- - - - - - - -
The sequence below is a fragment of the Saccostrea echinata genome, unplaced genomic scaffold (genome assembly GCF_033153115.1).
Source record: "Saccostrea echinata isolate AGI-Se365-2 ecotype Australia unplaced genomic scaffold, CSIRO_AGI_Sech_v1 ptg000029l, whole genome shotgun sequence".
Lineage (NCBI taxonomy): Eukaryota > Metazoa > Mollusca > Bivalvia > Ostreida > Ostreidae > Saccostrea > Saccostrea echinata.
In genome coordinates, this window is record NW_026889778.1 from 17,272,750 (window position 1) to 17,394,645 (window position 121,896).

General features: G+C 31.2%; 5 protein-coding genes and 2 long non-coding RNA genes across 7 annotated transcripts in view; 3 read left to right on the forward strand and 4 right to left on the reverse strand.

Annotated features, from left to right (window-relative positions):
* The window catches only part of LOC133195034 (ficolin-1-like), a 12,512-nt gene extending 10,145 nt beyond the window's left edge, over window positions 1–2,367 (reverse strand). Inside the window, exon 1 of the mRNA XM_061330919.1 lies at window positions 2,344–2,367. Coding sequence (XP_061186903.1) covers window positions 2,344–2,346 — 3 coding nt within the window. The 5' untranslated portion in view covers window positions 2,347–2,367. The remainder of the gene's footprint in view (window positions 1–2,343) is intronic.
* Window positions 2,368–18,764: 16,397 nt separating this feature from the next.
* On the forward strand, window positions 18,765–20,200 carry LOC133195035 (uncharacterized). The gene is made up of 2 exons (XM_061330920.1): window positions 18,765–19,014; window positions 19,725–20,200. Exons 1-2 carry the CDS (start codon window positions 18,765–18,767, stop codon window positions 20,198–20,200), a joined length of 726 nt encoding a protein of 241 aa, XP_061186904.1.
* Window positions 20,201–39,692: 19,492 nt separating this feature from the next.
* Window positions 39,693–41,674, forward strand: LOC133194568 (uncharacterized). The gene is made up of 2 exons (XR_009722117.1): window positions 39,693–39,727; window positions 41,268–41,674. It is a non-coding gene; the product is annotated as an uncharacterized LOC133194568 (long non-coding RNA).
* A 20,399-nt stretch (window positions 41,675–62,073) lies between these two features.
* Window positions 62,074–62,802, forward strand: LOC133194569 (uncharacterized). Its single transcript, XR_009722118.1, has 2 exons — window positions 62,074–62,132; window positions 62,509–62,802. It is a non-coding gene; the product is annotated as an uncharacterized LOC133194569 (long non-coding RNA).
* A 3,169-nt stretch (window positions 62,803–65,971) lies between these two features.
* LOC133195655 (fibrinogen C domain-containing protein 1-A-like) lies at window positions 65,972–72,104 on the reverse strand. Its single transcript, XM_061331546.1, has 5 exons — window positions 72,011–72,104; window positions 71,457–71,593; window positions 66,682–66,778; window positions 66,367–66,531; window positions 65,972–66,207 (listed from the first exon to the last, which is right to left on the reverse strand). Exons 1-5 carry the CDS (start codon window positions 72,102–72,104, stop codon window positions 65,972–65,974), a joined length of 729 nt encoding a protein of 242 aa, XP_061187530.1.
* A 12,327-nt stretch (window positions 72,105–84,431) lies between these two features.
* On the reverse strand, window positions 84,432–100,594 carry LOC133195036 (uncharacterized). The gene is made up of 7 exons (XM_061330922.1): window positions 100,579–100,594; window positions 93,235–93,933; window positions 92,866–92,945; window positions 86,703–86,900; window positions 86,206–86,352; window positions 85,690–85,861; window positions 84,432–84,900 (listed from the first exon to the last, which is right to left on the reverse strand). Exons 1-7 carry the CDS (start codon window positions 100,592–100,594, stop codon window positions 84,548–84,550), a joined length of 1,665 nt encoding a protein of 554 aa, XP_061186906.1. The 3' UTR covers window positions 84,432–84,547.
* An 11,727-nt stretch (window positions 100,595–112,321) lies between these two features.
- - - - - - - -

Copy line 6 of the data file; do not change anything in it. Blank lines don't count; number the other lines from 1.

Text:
Annotated features, from left to right (window-relative positions):